As photographers, we look for light. Sometimes, we struggle to find it. And sometimes we end up with way too much light in the image.

Hey there, I’m Cara! I tend to err on the side of underexposure when taking my images. It is generally more possible to get details back in a dark part of the image than one that is overexposed. 

However, there are a couple of things you can do to fix overexposed photos or blown highlights in Lightroom. Let me show you how!

A Note About Limitations

Before we dive in, it’s important to understand a couple of concepts. 

First, if an area of the image is too blown out, you won’t be able to fix it. Blown out means that so much light entered the camera it couldn’t capture the details. Since no information was captured, there are no details to bring back and you won’t be able to fix it. 

Secondly, always shoot in RAW if you want maximum editing capability. JPEG images capture a smaller dynamic range, meaning you have less flexibility when editing. RAW images capture a robust dynamic range that allows you to tinker considerably with the final look of the image. 

All right, now let’s see Lightroom in action!

Note:‌ ‌the‌ ‌screenshots‌ ‌below‌ ‌are‌ ‌taken‌ ‌from‌ ‌the‌ ‌Windows‌ ‌version‌ ‌of‌ Lightroom ‌Classic.‌ ‌If‌ ‌you‌ ‌are‌ ‌using‌ ‌the‌ ‌Mac‌ ‌version,‌ ‌they‌ ‌will‌ ‌look‌ ‌slightly‌ ‌different.‌ 

How to See the Overexposed Areas in Lightroom

When you’re still developing your eye, you might not notice all the overexposed areas of an image. Lightroom gives you a handy tool to help.

In the Develop Module, make sure that the Histogram is active. If it’s not, click the arrow to the right to open the panel.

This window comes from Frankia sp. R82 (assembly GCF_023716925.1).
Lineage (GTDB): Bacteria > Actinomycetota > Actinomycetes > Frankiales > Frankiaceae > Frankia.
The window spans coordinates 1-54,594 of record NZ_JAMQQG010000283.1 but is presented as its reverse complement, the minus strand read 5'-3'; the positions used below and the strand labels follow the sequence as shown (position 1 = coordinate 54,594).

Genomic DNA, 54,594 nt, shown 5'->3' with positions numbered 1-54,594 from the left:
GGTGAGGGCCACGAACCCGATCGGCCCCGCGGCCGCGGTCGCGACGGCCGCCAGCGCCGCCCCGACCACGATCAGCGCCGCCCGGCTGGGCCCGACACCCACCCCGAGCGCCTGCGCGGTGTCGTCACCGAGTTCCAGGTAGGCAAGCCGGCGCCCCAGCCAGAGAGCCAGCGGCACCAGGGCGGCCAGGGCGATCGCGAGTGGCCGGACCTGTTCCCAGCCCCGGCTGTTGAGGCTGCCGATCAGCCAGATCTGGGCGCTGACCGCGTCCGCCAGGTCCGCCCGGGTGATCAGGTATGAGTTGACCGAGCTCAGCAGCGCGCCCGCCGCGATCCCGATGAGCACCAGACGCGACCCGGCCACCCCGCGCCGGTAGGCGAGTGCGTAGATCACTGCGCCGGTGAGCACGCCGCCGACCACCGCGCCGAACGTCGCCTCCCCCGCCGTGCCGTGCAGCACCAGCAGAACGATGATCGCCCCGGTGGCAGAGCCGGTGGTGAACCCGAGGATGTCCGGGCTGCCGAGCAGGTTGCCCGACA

Press J on the keyboard to activate the Clipping Indicators. Red shows the blown-out parts of the images, and blue shows the parts that are too dark.

Now, if this image were taken in JPEG, you would be out of luck. However, it is a RAW image, which means we have greater flexibility in editing and may be able to bring those details back. 

How to Fix Overexposed Areas of a Photo in Lightroom

All right, let’s work some magic here.

Step 1: Bring Down the Highlights

If you bring down the exposure, this will affect all parts of the image. We already have some parts that are too dark, so at this point, we don’t want to do that. 

Instead, let’s bring down the Highlights slider. This concentrates on bringing down the exposure in the brightest parts of the image, without affecting the dark parts. This tool is highly effective and one of the best in Lightroom’s arsenal for fixing overexposed images.

Look how just bringing down the highlights to -100 got rid of all the red in my image. 

This is due in part to the recovery algorithm this tool employs. One of the three color channels (red, blue, or green) may have no detailed information because it was blown out. However, this tool will rebuild that channel based on information from the other two. It’s pretty cool!

For many images, you can stop here.

Step 2: Bring Down the Whites

If you need to go a step further, move on to the Whites slider. This tool affects the brightest areas of the image but cannot rebuild color information. 

Notice how there are still some blown-out areas when I bring down the Whites slider without touching the Highlights.

Here is the result when they work together.

Step 3: Bring Down the Exposure

If your image is still too bright, you’ve got one option left. Try bringing down the exposure. This will affect your entire image. 

In some images, this isn’t ideal because you already have parts that are too dark, such as the example image. In that case, you can try bringing up the shadows, then lower the exposure. 

Here is my final edit of this image.

If after playing with all three of these sliders, the image is still blown-out, you’re out of luck. Images that are overexposed by too many stops simply can’t be fixed. There isn’t enough information in the photograph for the software to recover it. 

Curious what else Lightroom can help you fix? Learn how to fix grainy photos in Lightroom here!